posted by Thom Holwerda on Tue 4th Jan 2011 22:40 UTC
IconApple, Roku, Google, Boxee.... They're not the only ones gunning for your big screen. Microsoft was arguably the first major company to focus on bringing digital content to your TV with Windows Media Centre, which the Redmond company launched all the way back in 2002. It never caught on, but now, the Seattle Times is reporting that Microsoft is going to make another attempt - by putting Windows Media Centre on a set-top box.

I always liked Windows Media Centre. More specifically - I liked its user interface. This was an interface clearly designed with the specific use case in mind, and it worked beautifully. While the UI was great, its feature set always left a slightly sour taste in my mouth; the lack of decent metadata retrieval was its biggest shortcoming for me.

Things like Xbmc and its derivatives have clearly surpassed Media Centre over the years - well, except for one use case: television/DVR. Xbmc, the AppleTV; none of them do television/DVR like Media Centre can. Google TV is attempting to provide good television service, but for now, it's US-only.

The product was also never a big success. I guess the business of setting up a computer for such usage was too much of a hassle for many, and I can't blame them. Following in the footsteps of Google TV, Microsoft is now trying a similar approach: instead of Media Centre on a computer, why not throw it on a set-top box? Before the angry comments come in: the Apple TV plays in a different league than Google TV/Media Centre. Call me when it does television instead of just streaming iTunes content bought on your PC.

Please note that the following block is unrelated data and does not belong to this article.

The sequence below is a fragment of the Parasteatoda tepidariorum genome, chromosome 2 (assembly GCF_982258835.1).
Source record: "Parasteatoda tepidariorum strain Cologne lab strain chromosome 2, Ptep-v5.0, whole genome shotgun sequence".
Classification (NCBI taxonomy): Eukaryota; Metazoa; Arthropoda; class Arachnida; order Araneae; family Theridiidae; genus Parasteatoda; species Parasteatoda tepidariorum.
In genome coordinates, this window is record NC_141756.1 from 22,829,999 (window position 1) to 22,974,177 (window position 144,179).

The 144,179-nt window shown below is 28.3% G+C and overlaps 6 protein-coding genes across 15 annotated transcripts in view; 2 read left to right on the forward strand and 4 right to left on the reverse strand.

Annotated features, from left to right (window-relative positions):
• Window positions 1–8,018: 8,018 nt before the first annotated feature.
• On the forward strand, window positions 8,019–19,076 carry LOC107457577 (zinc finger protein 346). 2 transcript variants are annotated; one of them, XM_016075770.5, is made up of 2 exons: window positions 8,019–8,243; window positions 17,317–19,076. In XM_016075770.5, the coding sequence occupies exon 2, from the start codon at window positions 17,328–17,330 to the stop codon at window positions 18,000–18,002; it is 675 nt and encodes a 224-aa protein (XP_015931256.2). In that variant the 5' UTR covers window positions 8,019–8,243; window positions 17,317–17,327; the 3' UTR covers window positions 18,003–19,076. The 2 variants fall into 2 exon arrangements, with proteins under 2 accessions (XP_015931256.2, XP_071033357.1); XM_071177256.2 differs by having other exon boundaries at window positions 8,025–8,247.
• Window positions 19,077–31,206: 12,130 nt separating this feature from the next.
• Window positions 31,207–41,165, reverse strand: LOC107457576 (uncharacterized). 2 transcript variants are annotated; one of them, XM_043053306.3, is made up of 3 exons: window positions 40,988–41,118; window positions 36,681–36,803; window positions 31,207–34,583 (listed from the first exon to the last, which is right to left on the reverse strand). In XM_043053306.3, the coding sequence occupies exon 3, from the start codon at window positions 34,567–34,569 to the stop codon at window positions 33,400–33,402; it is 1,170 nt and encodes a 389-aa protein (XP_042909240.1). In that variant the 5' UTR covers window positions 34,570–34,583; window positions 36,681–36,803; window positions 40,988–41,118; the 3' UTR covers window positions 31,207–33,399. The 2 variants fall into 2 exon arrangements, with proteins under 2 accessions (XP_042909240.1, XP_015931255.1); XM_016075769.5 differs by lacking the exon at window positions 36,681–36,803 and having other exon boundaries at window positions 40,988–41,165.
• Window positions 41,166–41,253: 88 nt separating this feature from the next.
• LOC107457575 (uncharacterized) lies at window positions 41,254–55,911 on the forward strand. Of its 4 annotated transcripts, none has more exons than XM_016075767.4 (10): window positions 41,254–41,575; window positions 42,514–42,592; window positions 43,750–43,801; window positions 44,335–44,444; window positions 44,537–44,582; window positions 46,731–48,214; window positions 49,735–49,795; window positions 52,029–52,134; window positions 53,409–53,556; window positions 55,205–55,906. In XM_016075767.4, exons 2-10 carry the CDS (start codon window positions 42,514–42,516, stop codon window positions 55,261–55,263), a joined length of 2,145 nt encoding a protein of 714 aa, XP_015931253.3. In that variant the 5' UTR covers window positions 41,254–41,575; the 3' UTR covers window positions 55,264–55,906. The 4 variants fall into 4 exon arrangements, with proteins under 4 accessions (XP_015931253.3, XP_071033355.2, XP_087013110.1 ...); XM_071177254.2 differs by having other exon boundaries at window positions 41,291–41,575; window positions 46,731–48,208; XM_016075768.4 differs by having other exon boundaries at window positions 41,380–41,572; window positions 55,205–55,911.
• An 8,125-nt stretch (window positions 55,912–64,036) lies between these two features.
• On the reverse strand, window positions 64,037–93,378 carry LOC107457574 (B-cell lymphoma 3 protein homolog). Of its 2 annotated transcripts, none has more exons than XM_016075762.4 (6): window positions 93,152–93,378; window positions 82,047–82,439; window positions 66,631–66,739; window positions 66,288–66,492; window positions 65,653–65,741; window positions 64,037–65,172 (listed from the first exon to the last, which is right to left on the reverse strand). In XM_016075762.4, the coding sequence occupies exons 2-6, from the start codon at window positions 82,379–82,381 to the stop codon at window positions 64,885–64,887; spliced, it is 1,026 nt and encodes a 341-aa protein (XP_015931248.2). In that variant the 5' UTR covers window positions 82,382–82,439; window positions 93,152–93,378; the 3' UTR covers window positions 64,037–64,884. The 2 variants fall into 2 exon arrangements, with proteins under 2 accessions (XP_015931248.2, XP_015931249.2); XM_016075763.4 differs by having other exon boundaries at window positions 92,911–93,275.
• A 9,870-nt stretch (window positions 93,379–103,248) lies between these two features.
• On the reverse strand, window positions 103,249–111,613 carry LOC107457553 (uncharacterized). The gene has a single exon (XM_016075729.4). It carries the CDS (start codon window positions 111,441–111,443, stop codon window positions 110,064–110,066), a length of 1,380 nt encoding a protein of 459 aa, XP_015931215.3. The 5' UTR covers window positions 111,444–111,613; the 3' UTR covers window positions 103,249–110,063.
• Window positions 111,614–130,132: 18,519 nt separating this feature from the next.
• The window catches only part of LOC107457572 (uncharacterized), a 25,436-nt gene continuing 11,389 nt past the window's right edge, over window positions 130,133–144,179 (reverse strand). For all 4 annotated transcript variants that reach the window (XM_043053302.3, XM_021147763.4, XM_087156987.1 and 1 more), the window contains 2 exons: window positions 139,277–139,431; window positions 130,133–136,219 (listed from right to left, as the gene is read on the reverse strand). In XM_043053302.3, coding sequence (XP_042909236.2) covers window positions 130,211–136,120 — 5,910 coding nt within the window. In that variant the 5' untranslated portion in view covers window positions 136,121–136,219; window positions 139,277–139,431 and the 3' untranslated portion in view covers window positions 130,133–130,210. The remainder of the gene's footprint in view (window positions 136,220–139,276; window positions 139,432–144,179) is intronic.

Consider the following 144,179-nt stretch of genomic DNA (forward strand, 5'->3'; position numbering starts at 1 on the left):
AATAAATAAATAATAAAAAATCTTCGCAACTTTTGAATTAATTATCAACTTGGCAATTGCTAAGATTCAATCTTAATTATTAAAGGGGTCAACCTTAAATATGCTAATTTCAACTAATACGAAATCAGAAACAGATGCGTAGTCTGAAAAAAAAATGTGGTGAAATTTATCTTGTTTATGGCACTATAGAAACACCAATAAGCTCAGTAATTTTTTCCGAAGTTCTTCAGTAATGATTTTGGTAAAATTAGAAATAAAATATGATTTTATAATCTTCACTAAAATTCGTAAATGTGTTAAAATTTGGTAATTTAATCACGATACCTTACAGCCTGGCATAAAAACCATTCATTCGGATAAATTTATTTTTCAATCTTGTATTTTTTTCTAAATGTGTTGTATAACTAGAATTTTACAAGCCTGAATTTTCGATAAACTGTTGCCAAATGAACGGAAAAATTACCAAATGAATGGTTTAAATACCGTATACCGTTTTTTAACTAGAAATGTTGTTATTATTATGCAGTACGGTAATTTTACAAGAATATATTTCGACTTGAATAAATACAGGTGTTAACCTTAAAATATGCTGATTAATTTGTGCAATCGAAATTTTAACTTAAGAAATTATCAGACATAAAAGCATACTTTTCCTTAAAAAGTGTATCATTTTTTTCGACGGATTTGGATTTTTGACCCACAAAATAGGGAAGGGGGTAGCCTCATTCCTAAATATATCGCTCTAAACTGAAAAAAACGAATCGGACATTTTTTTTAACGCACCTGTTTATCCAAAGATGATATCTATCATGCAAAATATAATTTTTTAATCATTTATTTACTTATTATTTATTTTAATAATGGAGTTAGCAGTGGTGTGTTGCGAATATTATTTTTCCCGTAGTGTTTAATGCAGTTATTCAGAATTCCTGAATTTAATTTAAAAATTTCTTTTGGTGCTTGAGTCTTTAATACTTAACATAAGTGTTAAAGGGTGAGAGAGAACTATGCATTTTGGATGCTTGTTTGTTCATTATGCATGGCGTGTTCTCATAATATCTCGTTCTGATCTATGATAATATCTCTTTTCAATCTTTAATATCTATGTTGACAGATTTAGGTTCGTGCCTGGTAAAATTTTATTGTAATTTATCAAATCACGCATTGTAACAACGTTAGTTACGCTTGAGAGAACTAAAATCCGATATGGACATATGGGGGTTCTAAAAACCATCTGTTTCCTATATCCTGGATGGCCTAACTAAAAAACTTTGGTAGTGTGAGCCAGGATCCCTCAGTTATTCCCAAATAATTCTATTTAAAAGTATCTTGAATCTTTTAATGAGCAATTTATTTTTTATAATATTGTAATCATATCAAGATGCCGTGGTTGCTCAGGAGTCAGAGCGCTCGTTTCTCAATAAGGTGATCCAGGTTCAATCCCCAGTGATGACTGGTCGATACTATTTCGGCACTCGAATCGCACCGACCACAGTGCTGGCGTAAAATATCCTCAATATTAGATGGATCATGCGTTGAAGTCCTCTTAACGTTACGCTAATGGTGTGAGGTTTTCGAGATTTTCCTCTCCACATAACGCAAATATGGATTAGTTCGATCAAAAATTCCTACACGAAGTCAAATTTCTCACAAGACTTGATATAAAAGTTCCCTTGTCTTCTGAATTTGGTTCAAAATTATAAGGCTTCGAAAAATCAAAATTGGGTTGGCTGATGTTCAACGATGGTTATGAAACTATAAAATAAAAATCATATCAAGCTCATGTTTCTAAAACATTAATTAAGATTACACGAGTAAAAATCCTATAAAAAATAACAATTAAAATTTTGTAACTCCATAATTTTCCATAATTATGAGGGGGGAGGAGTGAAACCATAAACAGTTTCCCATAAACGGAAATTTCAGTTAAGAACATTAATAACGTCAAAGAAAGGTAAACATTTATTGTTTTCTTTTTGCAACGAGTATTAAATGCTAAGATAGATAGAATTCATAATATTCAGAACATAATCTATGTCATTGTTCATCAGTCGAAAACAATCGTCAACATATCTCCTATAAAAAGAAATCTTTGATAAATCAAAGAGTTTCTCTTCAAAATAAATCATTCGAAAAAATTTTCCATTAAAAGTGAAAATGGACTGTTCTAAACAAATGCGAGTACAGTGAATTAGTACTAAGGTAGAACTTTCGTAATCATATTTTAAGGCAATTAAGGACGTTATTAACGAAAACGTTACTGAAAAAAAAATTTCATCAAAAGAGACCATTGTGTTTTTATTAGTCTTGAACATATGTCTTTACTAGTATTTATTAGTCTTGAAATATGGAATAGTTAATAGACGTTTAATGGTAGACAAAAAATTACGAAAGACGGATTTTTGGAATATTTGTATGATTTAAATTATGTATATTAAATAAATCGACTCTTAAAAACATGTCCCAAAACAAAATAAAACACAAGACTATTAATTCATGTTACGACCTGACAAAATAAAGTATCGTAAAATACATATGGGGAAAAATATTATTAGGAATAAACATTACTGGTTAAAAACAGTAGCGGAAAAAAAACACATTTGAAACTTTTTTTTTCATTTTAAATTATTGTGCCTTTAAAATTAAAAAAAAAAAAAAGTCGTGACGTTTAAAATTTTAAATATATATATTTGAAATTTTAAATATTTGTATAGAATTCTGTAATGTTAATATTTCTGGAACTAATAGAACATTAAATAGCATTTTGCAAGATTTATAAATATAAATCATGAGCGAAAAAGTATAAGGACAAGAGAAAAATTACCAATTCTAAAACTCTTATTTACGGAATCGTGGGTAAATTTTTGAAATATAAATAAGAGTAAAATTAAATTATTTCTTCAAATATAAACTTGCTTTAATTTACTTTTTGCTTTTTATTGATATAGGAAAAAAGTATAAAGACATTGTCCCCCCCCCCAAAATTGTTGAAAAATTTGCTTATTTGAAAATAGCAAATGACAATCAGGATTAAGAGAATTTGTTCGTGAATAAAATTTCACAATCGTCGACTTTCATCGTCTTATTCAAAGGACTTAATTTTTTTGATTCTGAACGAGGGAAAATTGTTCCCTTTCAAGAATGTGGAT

The Seattle Times is reporting that during this year's CES, that's exactly what Microsoft will launch. According to them, it will be a box powered by Windows Embedded - however, which Windows Embedded that will be remains unclear. It could be Windows Embedded Compact (what I continue to call Windows CE because Microsoft's naming scheme is utterly idiotic), but it could also be Windows Embedded Standard (the componetised version of Windows XP, Vista, and today Windows 7). The Windows Media Centre interface will run atop this operating system.

This all could also explain the Windows NT-on-ARM rumours; it could be that Windows Embedded Standard, which is currently only available for x86 and x86-64 (it's just Windows NT, after all), has been ported to ARM because this rumoured set-top box uses an ARM processor. However, this raises the question - why simply not use Windows CE?

Anywho, the device is supposedly cheaper than 200 USD, and is expected to ship later this year. From what I understand, the software can also be integrated into TVs.

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